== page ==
The other thing that I learned from my father is that my father never said, halika upo ka rito, pangangaralan kita, ganito ang gagawin natin, the lesson for today is, wala, never. Everything I learned, I learned from his example. You just live the life, and your children will look at you and they will try to live the same life because that’s their model. ‘Yung father ko, that’s always been his style.
SCB: What about from your mother?
FMJ: That ability she has to connect with people. Ang galing ni Mommy! She’s not trying to be charming, she just loves being with people. She just likes making kuwento with people. She’d rather do that than anything else.
May nagagawa rin si Mommy minsan, tinitignan pa lang niya ‘yung tao, alam niya na. Kasama ito, kalaban ito, ayaw nito sa akin. I’m learning, I’m getting better at it.
In a way, you can say that the real politician in this family is my mother, ‘yung that instant connectivity with ordinary people, no one beats my mom.
SCB: Are you a mama’s boy?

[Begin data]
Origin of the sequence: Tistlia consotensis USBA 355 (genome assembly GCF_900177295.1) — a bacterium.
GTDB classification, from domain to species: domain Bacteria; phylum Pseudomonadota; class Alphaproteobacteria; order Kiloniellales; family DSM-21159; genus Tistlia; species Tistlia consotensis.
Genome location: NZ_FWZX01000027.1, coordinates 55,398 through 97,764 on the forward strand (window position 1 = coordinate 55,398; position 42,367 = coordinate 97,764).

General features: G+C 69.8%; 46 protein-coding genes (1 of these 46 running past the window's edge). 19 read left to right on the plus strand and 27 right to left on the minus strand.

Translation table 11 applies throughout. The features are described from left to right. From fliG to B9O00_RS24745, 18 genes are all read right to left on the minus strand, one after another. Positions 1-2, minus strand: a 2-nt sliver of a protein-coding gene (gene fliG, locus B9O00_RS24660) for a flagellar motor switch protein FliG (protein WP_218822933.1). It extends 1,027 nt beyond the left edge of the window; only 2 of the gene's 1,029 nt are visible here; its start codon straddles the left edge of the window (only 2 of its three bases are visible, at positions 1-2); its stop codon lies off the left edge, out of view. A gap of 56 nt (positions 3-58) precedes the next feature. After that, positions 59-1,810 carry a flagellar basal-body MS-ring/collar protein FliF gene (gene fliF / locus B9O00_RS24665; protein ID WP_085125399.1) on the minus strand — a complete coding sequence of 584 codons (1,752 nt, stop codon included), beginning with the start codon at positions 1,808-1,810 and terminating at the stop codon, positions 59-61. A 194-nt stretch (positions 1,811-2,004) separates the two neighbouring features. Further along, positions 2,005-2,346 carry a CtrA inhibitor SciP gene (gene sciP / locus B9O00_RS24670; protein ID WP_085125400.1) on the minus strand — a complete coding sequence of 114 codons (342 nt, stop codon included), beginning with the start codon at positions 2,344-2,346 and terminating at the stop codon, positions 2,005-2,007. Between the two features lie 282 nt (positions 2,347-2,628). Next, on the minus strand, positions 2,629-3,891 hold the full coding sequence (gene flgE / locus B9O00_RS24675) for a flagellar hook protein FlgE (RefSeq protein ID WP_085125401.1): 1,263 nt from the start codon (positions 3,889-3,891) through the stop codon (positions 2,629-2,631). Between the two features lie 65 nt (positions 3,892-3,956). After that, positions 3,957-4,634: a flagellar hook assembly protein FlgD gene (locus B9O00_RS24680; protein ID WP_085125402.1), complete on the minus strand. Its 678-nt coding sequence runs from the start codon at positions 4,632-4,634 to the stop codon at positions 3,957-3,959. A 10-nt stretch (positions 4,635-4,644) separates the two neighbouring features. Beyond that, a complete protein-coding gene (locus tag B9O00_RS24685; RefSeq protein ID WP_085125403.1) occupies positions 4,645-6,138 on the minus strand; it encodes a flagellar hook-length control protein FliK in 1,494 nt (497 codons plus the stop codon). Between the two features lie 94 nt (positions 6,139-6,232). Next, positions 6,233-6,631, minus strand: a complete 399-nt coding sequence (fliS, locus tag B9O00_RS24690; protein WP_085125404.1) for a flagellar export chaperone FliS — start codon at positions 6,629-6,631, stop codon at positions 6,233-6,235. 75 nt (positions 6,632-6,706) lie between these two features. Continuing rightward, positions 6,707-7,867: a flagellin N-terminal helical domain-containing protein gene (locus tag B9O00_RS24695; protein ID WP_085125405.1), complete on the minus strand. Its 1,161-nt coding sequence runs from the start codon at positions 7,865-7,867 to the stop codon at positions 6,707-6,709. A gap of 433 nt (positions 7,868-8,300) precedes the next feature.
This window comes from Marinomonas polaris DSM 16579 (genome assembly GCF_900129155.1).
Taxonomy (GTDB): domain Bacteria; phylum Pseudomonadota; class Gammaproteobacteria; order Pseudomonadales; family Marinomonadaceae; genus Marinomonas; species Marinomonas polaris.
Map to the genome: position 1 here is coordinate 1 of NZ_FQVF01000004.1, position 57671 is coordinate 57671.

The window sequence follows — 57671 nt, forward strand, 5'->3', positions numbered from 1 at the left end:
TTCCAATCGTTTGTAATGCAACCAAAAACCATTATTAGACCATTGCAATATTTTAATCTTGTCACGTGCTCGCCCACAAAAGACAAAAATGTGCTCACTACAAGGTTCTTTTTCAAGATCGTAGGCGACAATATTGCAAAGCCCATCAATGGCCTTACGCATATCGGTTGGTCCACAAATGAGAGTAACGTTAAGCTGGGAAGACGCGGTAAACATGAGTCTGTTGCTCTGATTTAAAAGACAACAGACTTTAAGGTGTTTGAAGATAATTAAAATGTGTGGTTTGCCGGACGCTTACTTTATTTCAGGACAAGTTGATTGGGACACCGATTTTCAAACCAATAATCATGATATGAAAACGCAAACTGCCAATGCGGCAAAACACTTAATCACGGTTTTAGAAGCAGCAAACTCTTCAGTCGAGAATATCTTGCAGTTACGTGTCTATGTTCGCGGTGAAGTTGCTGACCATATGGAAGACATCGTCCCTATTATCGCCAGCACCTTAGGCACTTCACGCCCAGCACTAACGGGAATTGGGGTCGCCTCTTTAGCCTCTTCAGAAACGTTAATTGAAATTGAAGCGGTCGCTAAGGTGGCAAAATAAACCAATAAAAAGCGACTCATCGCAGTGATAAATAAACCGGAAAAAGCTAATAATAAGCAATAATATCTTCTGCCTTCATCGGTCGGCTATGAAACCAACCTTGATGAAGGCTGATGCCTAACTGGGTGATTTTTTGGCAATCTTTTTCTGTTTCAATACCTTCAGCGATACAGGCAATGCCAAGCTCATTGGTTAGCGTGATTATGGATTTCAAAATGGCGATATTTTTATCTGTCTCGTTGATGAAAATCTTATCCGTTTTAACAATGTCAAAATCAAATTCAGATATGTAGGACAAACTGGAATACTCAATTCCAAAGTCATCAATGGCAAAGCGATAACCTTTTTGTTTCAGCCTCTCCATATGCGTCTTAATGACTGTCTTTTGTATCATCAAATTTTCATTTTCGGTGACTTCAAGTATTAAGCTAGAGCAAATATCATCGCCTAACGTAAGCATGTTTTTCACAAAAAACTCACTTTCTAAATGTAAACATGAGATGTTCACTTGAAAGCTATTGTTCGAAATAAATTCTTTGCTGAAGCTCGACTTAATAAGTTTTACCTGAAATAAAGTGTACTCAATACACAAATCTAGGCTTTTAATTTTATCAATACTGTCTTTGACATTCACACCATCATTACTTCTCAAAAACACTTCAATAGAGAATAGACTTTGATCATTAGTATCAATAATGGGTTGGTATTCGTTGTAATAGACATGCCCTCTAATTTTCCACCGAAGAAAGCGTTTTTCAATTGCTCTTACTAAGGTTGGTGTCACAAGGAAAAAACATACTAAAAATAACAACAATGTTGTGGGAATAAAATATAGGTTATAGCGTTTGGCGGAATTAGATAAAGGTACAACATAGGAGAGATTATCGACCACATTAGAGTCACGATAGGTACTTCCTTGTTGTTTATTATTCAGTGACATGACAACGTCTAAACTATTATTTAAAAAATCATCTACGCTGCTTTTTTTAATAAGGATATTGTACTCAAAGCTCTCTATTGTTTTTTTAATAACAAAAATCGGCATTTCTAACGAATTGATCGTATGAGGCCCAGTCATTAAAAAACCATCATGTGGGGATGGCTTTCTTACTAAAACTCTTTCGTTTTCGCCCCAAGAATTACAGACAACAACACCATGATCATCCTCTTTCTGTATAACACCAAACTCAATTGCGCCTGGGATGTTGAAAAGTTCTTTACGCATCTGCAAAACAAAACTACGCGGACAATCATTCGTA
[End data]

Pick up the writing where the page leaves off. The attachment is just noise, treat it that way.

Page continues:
FMJ: Not really. My mother always said that when I was six years old, nilalayo na niya ako sa kanya because she said she should not be my role model because babae siya at lalaki ako. She says it all the time.
SCB: So you were closer to your father?
FMJ: I’m very close to both of them. Iba lang siguro ang relationship. Ang tatay ko was not emotional, halos hindi masyadong nagsasalita, not demonstrative. But it didn’t make any difference to us.
The 40-year old myth
SCB: What’s the most rebellious thing you have ever done? Did you wear long hair?
FMJ: ‘Yun, naku madaming away ‘yan (laughs)! Sa England, ang hahaba ng buhok nila, early 70’s, talagang hippie ‘yung mga tao doon. Siyempre pag-uwi dito, gusto ng father ko clean cut. That was the rebelde part.
SCB: Pero bawal ang long hair nung panahon ng tatay mo…
FMJ: Hindi ako pauuwiin. Bago pa ako pumasok ng Palasyo, may naghihintay na na maggugupit sa akin. I’m not joking. He would tell me, that’s unbecoming, that’s not very dignified.
Meron din akong hikaw. Wala na ngayon, sumara na (laughs)! Nung umuwi ako, ano ‘yan, why are you wearing an earring? Sabi ko, dad puwede na ‘yan.
SCB: What about the myth that you’re not the real Bongbong?
FMJ: Ay naku! Wala nang kamatayan ‘yung myth na ‘yan! (laughs) Ewan ko ba! (shakes his head) Ang tagal na niyan and it has passed on through generations in 40 years.
SCB: How did it start anyway?
FMJ: That started when I was still in school, in England, early 70’s. Napaaway daw ako sa England tapos nasaksak ako sa away, patay! So imbes na nilibing ako, naghanap sila ng kamukha ko. Tapos ‘yun ang nagpapanggap na ako (laughs). But when you think about it, even just for one minute it makes no sense. Why would one do that? What would they gain from doing that?